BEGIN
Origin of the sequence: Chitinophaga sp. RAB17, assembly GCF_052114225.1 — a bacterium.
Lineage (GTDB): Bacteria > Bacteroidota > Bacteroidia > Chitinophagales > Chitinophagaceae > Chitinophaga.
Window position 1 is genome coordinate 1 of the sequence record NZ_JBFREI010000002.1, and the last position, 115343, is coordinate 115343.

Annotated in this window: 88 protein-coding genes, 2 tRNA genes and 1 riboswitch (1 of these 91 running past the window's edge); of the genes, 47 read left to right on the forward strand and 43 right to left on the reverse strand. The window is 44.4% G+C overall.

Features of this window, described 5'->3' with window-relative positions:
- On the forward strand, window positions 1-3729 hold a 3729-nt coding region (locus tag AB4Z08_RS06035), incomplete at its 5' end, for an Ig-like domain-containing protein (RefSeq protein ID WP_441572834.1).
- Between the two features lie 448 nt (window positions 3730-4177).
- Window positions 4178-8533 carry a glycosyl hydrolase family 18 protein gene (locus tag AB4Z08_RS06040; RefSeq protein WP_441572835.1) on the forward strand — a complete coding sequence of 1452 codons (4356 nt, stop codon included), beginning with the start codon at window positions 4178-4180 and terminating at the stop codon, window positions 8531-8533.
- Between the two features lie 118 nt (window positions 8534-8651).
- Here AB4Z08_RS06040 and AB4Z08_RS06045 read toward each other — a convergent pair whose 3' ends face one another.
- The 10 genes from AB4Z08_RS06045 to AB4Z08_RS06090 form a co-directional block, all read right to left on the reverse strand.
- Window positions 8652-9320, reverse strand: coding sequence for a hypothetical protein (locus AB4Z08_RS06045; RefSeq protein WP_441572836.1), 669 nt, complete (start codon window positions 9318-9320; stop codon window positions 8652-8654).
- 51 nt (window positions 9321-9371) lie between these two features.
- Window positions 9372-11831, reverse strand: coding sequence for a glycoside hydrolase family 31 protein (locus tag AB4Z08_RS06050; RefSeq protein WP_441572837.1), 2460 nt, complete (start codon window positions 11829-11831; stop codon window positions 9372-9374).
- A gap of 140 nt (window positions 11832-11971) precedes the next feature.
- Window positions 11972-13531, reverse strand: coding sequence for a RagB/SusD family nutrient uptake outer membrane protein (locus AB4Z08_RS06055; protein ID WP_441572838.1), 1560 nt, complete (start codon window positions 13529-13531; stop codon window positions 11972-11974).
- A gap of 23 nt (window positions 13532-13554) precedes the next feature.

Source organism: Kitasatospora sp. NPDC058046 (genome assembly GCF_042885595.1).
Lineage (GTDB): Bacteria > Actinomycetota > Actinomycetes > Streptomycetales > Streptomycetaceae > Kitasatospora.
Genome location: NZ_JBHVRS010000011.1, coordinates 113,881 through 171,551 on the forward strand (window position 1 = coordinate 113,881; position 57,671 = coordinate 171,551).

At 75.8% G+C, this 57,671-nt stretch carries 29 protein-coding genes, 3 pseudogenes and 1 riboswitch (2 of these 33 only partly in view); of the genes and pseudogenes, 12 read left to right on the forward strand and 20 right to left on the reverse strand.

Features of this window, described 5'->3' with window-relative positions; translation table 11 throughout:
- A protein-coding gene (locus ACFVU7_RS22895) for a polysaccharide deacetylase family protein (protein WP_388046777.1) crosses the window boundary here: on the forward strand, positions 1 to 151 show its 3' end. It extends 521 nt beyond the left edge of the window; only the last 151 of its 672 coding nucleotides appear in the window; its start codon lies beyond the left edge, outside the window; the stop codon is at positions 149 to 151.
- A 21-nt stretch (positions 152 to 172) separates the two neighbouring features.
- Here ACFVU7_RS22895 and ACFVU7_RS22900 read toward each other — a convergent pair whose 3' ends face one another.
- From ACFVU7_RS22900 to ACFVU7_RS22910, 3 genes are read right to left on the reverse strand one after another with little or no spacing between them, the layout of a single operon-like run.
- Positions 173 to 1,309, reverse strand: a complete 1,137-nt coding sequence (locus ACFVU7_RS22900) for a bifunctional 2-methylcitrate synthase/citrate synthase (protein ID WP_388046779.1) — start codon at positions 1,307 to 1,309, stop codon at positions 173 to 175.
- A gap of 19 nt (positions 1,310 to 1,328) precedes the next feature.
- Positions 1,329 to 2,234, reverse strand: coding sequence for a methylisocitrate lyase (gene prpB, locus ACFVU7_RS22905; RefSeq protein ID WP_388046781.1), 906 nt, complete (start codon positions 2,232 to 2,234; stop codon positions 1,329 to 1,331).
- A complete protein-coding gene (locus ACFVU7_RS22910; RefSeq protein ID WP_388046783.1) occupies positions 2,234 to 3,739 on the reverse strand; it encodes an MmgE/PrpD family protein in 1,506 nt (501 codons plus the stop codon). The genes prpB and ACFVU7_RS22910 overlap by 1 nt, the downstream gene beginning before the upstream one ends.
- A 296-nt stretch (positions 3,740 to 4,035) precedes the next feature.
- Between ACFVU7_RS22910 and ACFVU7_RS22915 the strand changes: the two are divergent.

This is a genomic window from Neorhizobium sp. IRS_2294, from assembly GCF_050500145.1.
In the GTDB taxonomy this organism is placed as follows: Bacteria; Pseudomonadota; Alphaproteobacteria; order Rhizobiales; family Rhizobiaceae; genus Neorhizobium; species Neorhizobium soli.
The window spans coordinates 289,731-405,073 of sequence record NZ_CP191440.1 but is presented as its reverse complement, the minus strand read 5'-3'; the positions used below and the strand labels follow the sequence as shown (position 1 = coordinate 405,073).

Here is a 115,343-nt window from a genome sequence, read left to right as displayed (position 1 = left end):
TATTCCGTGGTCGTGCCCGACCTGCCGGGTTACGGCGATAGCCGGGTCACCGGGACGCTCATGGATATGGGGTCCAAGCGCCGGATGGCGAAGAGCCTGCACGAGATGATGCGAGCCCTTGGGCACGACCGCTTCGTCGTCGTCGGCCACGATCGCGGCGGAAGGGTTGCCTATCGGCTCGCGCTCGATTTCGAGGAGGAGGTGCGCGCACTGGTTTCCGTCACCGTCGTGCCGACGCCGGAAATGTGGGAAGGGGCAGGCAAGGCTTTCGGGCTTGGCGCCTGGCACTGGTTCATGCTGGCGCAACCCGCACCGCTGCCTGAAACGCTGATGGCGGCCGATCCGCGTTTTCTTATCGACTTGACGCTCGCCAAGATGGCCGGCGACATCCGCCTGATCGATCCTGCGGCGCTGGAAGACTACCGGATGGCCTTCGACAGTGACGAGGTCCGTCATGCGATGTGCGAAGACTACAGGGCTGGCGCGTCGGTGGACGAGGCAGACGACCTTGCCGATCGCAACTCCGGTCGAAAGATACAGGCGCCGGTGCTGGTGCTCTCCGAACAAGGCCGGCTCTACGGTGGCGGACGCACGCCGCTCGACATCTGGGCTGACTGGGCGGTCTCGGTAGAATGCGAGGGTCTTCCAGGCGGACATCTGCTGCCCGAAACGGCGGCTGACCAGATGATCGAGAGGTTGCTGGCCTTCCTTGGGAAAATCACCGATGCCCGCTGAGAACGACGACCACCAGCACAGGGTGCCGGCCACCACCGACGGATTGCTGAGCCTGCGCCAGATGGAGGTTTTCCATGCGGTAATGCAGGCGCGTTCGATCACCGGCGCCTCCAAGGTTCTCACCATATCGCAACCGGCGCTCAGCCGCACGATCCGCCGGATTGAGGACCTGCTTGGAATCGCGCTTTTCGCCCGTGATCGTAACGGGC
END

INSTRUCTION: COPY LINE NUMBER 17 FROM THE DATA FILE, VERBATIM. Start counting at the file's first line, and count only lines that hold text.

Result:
- A gap of 23 nt (window positions 13532-13554) precedes the next feature.